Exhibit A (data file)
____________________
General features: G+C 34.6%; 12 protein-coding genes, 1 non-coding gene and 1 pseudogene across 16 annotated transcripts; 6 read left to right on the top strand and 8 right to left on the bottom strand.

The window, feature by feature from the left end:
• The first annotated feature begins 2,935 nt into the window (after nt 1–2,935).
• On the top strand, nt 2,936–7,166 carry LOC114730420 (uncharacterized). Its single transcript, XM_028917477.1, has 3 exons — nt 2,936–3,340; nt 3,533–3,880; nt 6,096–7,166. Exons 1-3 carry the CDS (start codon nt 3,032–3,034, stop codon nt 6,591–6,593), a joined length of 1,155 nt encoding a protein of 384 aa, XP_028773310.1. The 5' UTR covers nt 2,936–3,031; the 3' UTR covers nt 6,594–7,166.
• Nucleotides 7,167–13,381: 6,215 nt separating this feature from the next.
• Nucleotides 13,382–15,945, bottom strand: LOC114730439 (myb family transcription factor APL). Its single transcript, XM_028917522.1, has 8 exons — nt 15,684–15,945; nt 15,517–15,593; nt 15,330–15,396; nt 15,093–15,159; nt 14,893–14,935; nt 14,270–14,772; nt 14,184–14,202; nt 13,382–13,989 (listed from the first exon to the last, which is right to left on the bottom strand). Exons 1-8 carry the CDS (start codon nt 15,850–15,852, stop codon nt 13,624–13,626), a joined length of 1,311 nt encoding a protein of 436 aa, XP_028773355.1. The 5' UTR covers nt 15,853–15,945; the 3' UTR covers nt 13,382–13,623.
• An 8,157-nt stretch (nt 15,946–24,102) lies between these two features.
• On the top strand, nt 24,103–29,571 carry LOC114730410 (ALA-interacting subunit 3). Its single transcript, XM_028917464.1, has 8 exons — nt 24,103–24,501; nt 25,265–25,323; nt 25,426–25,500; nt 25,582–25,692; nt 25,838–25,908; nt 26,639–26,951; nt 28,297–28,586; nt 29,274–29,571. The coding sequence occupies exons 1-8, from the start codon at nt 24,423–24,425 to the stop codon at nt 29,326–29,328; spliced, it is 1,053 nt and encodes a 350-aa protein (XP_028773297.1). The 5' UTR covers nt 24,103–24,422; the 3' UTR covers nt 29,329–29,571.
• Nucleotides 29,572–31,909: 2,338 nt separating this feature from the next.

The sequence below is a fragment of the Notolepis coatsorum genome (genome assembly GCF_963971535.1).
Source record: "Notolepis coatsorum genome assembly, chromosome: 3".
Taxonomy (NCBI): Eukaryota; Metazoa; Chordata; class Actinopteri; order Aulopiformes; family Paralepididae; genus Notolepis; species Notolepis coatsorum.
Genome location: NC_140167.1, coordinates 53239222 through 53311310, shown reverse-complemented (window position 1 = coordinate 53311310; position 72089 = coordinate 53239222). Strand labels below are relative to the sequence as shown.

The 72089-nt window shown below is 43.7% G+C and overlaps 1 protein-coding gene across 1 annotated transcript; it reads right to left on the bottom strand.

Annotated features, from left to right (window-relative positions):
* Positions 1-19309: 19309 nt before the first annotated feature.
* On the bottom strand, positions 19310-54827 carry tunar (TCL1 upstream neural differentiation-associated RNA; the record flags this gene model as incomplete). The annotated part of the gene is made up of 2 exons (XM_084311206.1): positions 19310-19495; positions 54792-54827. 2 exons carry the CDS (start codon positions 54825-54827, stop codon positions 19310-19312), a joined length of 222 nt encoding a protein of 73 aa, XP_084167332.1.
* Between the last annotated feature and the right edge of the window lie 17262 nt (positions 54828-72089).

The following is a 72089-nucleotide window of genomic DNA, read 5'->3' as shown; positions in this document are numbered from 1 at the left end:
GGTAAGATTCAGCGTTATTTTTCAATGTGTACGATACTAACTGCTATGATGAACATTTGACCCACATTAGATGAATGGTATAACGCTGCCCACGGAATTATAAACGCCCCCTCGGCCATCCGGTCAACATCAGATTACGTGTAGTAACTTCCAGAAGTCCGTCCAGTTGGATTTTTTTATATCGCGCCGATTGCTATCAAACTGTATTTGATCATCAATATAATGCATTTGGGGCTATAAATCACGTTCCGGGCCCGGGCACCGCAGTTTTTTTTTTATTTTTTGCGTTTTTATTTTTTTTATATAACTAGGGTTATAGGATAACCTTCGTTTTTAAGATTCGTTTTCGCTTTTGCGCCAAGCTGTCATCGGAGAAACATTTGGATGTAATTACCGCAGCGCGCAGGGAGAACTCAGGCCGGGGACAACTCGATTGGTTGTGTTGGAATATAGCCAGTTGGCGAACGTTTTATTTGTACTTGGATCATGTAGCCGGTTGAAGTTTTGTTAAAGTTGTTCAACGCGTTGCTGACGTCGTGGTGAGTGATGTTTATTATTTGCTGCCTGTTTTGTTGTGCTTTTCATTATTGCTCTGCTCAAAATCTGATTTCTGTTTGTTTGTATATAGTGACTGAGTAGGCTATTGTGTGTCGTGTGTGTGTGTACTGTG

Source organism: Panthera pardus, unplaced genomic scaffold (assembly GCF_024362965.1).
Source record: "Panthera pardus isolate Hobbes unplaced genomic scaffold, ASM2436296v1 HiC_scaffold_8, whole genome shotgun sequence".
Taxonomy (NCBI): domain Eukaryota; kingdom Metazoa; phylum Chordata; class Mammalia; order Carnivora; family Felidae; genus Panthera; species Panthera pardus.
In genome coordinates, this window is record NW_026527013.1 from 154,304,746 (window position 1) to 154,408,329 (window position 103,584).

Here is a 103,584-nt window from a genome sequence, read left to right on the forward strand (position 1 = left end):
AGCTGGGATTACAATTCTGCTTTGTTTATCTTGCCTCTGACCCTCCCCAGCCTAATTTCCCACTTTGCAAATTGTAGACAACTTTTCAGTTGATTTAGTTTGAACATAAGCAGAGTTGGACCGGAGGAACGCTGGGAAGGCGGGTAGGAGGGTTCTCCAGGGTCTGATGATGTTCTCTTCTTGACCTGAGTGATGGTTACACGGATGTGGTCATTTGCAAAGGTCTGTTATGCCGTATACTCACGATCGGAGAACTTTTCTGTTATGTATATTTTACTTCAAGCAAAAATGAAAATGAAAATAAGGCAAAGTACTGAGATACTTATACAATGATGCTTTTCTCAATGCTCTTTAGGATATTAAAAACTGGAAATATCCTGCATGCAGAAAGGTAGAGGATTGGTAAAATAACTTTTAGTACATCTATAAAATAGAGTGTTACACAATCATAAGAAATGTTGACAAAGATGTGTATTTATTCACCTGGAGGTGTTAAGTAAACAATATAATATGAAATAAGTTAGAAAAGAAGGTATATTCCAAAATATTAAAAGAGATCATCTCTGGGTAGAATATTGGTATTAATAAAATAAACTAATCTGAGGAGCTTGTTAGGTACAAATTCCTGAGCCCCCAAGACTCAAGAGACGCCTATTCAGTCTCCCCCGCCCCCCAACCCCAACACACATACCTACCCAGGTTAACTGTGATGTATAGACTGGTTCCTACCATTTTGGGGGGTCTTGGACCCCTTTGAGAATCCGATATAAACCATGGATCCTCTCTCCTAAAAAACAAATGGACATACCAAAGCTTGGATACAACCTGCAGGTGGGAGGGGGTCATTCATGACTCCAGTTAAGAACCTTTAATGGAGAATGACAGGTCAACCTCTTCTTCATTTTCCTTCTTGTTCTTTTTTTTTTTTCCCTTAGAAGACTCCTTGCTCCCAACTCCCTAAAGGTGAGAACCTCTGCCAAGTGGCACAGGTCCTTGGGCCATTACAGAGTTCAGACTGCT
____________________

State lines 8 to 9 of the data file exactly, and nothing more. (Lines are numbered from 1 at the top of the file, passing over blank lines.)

• On the top strand, nt 24,103–29,571 carry LOC114730410 (ALA-interacting subunit 3). Its single transcript, XM_028917464.1, has 8 exons — nt 24,103–24,501; nt 25,265–25,323; nt 25,426–25,500; nt 25,582–25,692; nt 25,838–25,908; nt 26,639–26,951; nt 28,297–28,586; nt 29,274–29,571. The coding sequence occupies exons 1-8, from the start codon at nt 24,423–24,425 to the stop codon at nt 29,326–29,328; spliced, it is 1,053 nt and encodes a 350-aa protein (XP_028773297.1). The 5' UTR covers nt 24,103–24,422; the 3' UTR covers nt 29,329–29,571.
• Nucleotides 29,572–31,909: 2,338 nt separating this feature from the next.